Solid management skills, which include leadership, communication, strategic thinking and change management skills, have been selected by ASEAN accounting and finance professionals to be the most critical in navigating change in the next five years, according to the Association of Chartered Certified Accountants (ACCA) survey of their members in the ASEAN region.
ACCA’s inaugural ASEAN Talent Mobility study surveyed a total of 172 accounting and finance professionals in May over a one-month period throughout the ASEAN region – namely, Singapore, Brunei, Cambodia, Indonesia, Malaysia, and Vietnam. Respondents included C-suite executives, middle-level managers and executives, representing a range of industries.
More importance is being placed on management skills over technical skills such as knowledge of cross-border operations or even technology-based skillsets including the understanding of social, mobile and cloud technologies and data analytics.
“It is interesting to note that beyond the hard skills needed to allay the threat of technology, professionals are recognizing that management skills encompass a wider range of softer skillsets and quotients that can help to contribute to their success in this modern business landscape,” says Leong Soo Yee, Director – Asia Pacific, ACCA.
On the back of the formation of the ASEAN Economic Community (AEC) six months on, the survey sheds light on the perceptions of finance and accounting professionals on the impact of the major drivers of change in the region at a time when technology is poised to continue revolutionizing the industry in order to remain relevant and competitive in the marketplace.
Impact of technology
Amidst the growing talk of robots infiltrating industries and possibly threatening jobs, 74 per cent of ASEAN accounting and finance professionals affirmed the fact that their organizations are keeping up with the adoption of technology to improve efficiency and productivity.
While 44 per cent believed that their role will not be replaced by increasingly advanced technology, more than a third of these professionals expressed concern that their role could be replaced in the next five years by more advanced technologies.
This evidences that most respondents (who are from large organizations in Singapore) are gearing themselves well for the changes in the technological environment while more than a third is only beginning to see the risks that these changes pose. This indicates that more will need to be done to inform accounting and finance professionals of advancing technologies and their impact on their work environment.
Impact of AEC
Fifty-five per cent of accounting and finance professionals agreed that the AEC will ensure a freer flow of professional services and skilled labour, with 81 per cent of professionals indicating that they were keen to work in an ASEAN country in their related field if given the opportunity to do so.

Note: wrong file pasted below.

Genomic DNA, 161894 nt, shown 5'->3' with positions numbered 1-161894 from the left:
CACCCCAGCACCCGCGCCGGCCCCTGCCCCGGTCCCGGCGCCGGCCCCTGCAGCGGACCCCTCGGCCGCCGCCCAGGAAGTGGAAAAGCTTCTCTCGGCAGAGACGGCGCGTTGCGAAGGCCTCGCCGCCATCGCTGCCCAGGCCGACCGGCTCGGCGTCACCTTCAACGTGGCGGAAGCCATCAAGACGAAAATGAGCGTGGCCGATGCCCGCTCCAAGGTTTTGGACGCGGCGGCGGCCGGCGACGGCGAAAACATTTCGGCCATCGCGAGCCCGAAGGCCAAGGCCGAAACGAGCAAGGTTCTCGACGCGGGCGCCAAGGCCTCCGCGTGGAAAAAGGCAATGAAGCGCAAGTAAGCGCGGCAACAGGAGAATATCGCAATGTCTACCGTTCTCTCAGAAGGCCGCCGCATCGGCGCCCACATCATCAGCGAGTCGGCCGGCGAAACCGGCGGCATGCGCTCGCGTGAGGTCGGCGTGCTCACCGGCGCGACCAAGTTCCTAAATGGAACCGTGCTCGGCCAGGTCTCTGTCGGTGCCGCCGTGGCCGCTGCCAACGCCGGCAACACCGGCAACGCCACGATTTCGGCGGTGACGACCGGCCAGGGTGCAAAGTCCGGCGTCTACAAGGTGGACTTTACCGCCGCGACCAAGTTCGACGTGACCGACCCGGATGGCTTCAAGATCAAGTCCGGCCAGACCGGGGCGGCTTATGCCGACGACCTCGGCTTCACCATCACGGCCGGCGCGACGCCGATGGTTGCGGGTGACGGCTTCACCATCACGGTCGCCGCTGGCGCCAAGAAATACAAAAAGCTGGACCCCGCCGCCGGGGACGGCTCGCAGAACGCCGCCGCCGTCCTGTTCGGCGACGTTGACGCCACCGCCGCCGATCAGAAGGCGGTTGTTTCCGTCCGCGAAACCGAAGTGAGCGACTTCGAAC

This reflects the growing regional mindset of accounting and finance professionals in ASEAN. However, one significant barrier to regionalisation is an inadequate understanding of the regulatory environments of other ASEAN countries. Organizations in ASEAN could take the cue and provide more information, both online and in various (face-to-face) events, to inform accounting and finance professionals of the regulations in other ASEAN countries to identify challenges as well as opportunities.
Tackling talent attraction and development challenges
AEC aside, the challenge of attracting talent in the accountancy sector continues to be a vexing problem for the majority (70 per cent) of respondents; with the top barriers to attraction being poor monetary incentives, long working hours and slow career progression in both ASEAN and Singapore specifically.
Yet, not all is bleak as professionals recognize the good that organizations have been doing to attract and develop talent – namely, providing good rewards and recognition, a strong corporate identity, a clear path for career progression and a strong focus on work-life balance.
When it comes to talent development, ASEAN organizations rely mostly on mentoring and coaching, workshops and seminars and regular reviews and evaluation. On the other hand, employees’ expectations of their personal development and growth organization include more thorough performance management systems, mentoring and coaching programmes, and special frameworks for high performers.
“In a market that is plagued with a perpetual talent shortage and high turnover rates, there are definite areas for improvement. Organizations in ASEAN and Singapore need to re-consider their efforts in attracting and developing talent in order to ensure smooth business continuity and to compete in highly challenging business conditions,” says Leong.